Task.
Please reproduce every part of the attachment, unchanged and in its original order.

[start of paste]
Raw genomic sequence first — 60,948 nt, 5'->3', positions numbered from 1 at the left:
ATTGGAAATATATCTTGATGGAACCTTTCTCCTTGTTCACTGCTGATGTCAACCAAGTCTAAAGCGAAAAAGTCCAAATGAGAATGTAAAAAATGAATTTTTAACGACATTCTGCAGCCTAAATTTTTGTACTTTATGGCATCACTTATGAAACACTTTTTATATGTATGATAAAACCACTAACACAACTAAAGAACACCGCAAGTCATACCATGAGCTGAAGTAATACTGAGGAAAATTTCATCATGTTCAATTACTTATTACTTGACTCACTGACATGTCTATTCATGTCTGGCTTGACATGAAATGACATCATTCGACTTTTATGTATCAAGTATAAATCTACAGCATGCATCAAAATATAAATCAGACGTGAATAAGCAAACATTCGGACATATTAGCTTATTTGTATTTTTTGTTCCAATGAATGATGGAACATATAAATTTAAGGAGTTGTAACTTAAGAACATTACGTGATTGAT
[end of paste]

Raw genomic sequence first — 60,948 nt, 5'->3', positions numbered from 1 at the left:
ATTGGAAATATATCTTGATGGAACCTTTCTCCTTGTTCACTGCTGATGTCAACCAAGTCTAAAGCGAAAAAGTCCAAATGAGAATGTAAAAAATGAATTTTTAACGACATTCTGCAGCCTAAATTTTTGTACTTTATGGCATCACTTATGAAACACTTTTTATATGTATGATAAAACCACTAACACAACTAAAGAACACCGCAAGTCATACCATGAGCTGAAGTAATACTGAGGAAAATTTCATCATGTTCAATTACTTATTACTTGACTCACTGACATGTCTATTCATGTCTGGCTTGACATGAAATGACATCATTCGACTTTTATGTATCAAGTATAAATCTACAGCATGCATCAAAATATAAATCAGACGTGAATAAGCAAACATTCGGACATATTAGCTTATTTGTATTTTTTGTTCCAATGAATGATGGAACATATAAATTTAAGGAGTTGTAACTTAAGAACATTACGTGATTGAT